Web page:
“You must constantly change and adapt to a new environment.” – Jong-Yong Yun
… And if you were to ask me what I’m most thankful for having traveled outside of my comfort zone, I will respond in the most American way possible, beaming with pride, a rumbling of patriotism for my growth stirs within as the words you believe to be of foreign dialect drips of my lips like sweet honey, as if my tongue has never felt this to be uncomfortable or unfamiliar. Everything just fits perfectly.
After my first year, I came home to visit and every conversation began with “let’s hear that accent” and “Yeah talk, let’s hear it!”, I was commanded to speak, made a spectacle of because no one believed an accent can be picked up so fast so I must have been trying especially hard just to impress people yet they were impressed either way and I spent my vacation trying to get people to understand why it’s so easy to pick up a new accent and that I didn’t try very hard, it came naturally.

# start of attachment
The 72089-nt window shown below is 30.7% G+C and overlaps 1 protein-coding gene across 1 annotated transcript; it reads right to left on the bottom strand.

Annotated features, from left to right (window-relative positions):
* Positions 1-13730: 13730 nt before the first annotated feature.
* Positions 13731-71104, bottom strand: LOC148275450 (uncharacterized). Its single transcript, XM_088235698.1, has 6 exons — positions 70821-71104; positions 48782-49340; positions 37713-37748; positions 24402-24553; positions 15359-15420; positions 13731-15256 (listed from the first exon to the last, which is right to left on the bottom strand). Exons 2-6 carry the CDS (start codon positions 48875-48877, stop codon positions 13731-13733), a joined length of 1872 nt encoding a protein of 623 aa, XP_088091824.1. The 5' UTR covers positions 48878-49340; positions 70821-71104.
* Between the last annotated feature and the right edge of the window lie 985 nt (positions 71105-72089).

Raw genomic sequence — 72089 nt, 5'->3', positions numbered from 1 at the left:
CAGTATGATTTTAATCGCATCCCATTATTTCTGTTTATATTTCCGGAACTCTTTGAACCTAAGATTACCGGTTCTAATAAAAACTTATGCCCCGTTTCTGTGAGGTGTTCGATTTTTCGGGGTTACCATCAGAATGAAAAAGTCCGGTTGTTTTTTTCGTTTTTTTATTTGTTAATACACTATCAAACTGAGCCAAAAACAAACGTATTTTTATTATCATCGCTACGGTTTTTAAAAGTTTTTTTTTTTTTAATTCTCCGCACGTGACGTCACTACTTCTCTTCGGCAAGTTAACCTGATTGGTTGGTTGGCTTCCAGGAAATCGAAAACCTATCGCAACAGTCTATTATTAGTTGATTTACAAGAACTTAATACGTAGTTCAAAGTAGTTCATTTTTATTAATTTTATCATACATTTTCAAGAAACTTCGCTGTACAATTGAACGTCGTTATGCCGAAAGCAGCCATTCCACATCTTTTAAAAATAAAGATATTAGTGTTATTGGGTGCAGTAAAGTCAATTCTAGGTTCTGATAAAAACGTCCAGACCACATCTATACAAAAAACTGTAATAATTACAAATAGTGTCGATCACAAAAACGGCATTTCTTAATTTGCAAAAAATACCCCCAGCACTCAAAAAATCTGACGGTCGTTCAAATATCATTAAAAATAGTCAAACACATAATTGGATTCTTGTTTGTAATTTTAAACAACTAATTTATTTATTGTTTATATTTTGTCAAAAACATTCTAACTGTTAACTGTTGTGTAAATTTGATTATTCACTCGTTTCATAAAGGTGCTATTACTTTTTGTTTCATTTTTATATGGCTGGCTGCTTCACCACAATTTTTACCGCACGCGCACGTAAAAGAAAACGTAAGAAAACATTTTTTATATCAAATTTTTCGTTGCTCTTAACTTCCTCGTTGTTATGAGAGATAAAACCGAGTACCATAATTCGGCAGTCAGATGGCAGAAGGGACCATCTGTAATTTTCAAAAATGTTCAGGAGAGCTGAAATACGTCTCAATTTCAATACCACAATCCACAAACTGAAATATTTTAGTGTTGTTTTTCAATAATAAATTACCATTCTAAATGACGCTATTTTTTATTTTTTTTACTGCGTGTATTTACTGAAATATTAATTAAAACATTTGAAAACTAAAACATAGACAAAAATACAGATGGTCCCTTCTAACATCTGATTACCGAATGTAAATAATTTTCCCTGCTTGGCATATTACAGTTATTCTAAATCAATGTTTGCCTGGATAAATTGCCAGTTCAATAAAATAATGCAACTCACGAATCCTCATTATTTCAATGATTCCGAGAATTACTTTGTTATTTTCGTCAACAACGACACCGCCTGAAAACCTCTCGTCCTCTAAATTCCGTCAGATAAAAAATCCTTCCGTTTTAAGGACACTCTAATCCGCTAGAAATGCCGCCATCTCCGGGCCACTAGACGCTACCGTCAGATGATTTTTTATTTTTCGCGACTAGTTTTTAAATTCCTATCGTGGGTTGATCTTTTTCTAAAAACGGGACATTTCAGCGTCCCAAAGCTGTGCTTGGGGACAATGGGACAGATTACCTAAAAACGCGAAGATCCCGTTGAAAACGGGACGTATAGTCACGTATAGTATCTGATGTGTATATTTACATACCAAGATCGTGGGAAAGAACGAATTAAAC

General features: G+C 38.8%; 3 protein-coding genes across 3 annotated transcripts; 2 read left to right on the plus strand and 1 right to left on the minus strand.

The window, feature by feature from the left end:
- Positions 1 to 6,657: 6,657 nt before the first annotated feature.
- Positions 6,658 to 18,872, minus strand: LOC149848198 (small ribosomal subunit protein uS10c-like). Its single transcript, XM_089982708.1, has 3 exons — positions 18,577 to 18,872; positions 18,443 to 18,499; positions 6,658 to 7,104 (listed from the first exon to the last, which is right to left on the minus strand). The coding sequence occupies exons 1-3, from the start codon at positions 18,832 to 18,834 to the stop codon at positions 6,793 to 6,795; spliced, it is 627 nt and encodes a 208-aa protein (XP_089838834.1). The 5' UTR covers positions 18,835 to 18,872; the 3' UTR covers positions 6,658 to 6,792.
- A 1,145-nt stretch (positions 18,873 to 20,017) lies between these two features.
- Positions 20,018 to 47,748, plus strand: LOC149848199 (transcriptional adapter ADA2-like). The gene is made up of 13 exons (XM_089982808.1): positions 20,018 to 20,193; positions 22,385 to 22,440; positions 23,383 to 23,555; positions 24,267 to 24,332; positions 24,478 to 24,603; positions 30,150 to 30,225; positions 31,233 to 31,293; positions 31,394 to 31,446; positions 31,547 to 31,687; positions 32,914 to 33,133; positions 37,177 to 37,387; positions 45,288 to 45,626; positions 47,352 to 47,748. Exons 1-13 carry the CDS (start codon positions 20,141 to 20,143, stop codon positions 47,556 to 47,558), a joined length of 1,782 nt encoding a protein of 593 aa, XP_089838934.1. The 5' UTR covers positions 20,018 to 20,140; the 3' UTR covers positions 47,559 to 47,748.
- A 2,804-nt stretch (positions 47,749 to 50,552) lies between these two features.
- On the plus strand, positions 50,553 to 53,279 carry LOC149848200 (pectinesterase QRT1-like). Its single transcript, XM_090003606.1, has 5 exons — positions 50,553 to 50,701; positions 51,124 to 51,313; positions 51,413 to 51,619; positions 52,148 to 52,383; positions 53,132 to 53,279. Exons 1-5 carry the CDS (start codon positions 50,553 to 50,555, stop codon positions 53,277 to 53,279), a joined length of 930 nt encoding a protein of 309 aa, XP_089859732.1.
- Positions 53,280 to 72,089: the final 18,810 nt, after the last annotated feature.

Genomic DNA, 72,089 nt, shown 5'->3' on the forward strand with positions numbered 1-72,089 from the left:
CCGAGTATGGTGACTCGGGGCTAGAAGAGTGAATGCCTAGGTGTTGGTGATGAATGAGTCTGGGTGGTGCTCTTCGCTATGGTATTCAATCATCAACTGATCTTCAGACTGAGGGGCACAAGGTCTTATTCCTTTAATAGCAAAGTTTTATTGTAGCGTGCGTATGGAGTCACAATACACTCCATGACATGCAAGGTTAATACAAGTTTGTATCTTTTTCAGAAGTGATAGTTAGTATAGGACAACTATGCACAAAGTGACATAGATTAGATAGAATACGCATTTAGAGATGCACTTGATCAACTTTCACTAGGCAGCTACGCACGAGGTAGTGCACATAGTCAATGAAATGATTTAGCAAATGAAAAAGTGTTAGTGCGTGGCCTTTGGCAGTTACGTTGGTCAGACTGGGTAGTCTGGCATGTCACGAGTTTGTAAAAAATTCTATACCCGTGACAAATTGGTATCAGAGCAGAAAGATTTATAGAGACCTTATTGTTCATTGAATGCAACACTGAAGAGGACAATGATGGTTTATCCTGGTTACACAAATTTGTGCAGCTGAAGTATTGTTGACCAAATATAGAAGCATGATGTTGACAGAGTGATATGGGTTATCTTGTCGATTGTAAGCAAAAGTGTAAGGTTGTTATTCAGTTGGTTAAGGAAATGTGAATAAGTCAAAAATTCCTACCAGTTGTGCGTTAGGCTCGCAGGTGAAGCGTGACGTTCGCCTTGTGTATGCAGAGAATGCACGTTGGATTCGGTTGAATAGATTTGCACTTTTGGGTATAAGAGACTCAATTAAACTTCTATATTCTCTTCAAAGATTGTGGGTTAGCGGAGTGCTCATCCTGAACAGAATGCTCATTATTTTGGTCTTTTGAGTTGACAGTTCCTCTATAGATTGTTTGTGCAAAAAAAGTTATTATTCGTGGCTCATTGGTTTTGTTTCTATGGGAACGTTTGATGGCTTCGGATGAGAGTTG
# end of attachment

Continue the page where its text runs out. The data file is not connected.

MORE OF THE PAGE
I didn’t notice how much my accent had conformed to America until I played back a voice note I recorded and could barely recognize my own voice because I was dragging my words and shortening my A’s and at first that scared me and not because I felt I was losing sight of who I am but because I feared what my fellow South Africans would say and I was right in feeling those emotions because I was judged, it’s all people speak of when I try to have a conversation with them. This bothered me for a long time until I realized I can’t make people understand something they’ve not experienced.
This accent is a lifeline, a little bit of hope when I feel like giving up, it’s a sign of strength and courage for those days when the fear of the unknown tries to hold me back, it is a reminder of my existing bravery when I’m about to venture into something new, it is an indication to people I come in contact with that I have stories and I’m not afraid to tell them, having this accent gives me the confidence to say yes to new experiences, to say yes to new challenges and to look at the world with wide eyes and curiosity.
Now when someone mentions the fact that I speak like an American, a little voice in my head yells out “Murrrrrica” and the flag moves across my imagination and I accept it as a compliment, the best kind of compliment, the little explorer in me climbed out of her shell in the home of the free, caught the travel bug and with it, a little accent too.
I bury my American pride in each word that rolls off of my tongue…